Here’s One Way to Play the Discovery/Warner Media Merger

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Every summer, the Discovery channel features a week of shark programming.

Courtesy of Discovery

Buyers of


richly priced class B shares don’t seem to have gotten the message that their shares will be converted into stock that will likely have a much lower value as part of the company’s planned combination with WarnerMedia next year.

 The thinly traded shares (ticker: DISCB) that are 95% owned by media mogul and Discovery board member
John Malone
traded Tuesday at $68.88, down $1.02. That is more than double the price of the nonvoting


(DISCK), which are at $30.12, up 7 cents, The


which have one vote, are down 11 cents, at $32. The supervoting class B shares have 10 votes each.

Under the terms of the Discovery/Warner Media merger, all three classes of Discovery stock will be converted into new class A stock, with one vote per share.


shareholders will also receive the new class A stock for 71% of the combined company. The new company will be called Warner Bros. Discovery.

Chris Marangi,
co-chief investment officer for value at Gamco Investors, says it is a mystery why the class B stock continues to trade at such a lofty price. He thinks the new class A shares of Discovery may trade somewhere between the current nonvoting stock and the class A shares.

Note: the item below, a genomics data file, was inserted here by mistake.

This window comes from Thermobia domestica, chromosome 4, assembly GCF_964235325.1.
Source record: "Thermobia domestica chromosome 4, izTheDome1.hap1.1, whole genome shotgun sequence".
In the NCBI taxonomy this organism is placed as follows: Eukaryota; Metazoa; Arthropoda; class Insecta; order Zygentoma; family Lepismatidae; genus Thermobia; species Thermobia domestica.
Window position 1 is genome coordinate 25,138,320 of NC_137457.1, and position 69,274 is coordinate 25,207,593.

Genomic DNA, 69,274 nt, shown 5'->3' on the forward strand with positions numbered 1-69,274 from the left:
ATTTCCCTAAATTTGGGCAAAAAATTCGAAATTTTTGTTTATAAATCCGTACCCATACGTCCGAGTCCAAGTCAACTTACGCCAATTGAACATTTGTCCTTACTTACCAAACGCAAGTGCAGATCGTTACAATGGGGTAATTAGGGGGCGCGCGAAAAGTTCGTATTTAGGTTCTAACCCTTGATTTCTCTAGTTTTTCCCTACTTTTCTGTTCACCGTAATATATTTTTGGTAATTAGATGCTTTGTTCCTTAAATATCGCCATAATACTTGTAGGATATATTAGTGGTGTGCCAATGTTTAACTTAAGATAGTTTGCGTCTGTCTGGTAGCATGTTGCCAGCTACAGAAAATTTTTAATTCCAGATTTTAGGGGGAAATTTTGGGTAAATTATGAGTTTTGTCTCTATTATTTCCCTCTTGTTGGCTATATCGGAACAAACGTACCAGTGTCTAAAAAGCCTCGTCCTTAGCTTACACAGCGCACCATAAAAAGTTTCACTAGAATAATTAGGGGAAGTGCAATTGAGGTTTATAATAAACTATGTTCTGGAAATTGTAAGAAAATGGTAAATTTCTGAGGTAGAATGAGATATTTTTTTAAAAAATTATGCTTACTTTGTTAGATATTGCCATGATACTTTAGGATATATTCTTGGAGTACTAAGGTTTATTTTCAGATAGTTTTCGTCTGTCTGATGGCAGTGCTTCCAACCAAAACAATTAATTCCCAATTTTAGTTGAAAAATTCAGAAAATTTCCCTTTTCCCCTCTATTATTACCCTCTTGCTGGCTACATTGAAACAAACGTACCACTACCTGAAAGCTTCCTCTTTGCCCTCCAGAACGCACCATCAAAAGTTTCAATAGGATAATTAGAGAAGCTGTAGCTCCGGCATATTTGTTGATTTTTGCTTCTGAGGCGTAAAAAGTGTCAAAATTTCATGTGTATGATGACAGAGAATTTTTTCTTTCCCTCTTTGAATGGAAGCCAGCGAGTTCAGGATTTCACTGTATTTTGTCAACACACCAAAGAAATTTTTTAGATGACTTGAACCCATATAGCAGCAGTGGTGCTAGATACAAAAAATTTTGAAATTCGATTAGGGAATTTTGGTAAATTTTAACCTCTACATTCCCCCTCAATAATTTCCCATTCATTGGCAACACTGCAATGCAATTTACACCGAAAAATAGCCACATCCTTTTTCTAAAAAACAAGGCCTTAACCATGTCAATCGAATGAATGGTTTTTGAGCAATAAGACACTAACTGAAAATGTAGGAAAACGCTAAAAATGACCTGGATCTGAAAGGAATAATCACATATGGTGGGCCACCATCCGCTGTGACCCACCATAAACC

That suggests that investors who like the prospects for the deal should consider the Discovery nonvoting “K” shares (so-called because of the K at the end of their ticker symbol) that trade at about a $2 discount the A shares. It also suggests a lot of downside in the B shares.

The deal is due to close in mid 2022, which means it could take some time for the B shares to close the gap relative to the A and K shares.

“Many dynamics (liquidity, borrow, index inclusion) influence the relative prices,” of the A and K shares, Marangi wrote in an email to Barron’s. “Something in the middle probably best reflects the market’s expectation of where Newco should trade.” Newco refers to the combined Warner Bros. Discovery. 

Malone agreed to receive no premium as part of the Discovery/Warner Media combination, a deal he is championing, after AT&T insisted on a one-share, one vote structure for the new company.

Discovery is one of several companies in Malone’s Liberty empire that he controls—or exercises considerable influence. He owns very thinly traded class B stock in the three tracking stocks for Liberty Media. They are

Liberty Braves


Formula One

(FWONB), and

Liberty SiriusXM


Malone holds about 6.2 million of the Discovery B shares, leaving a public float of little more than 300,000 shares. Volume lately has averaged about 5,000 shares a day, down from an average of 13,000 during the past year. The B shares represent just about 1% of the total amount of Discovery stock outstanding.

The B shares have been volatile, hitting a high of $150 in late March when all classes of Discovery stock rocketed higher on buying by Archegos Capital Management. Given the tiny float, there could be more wild trading in the B shares before the deal closes.

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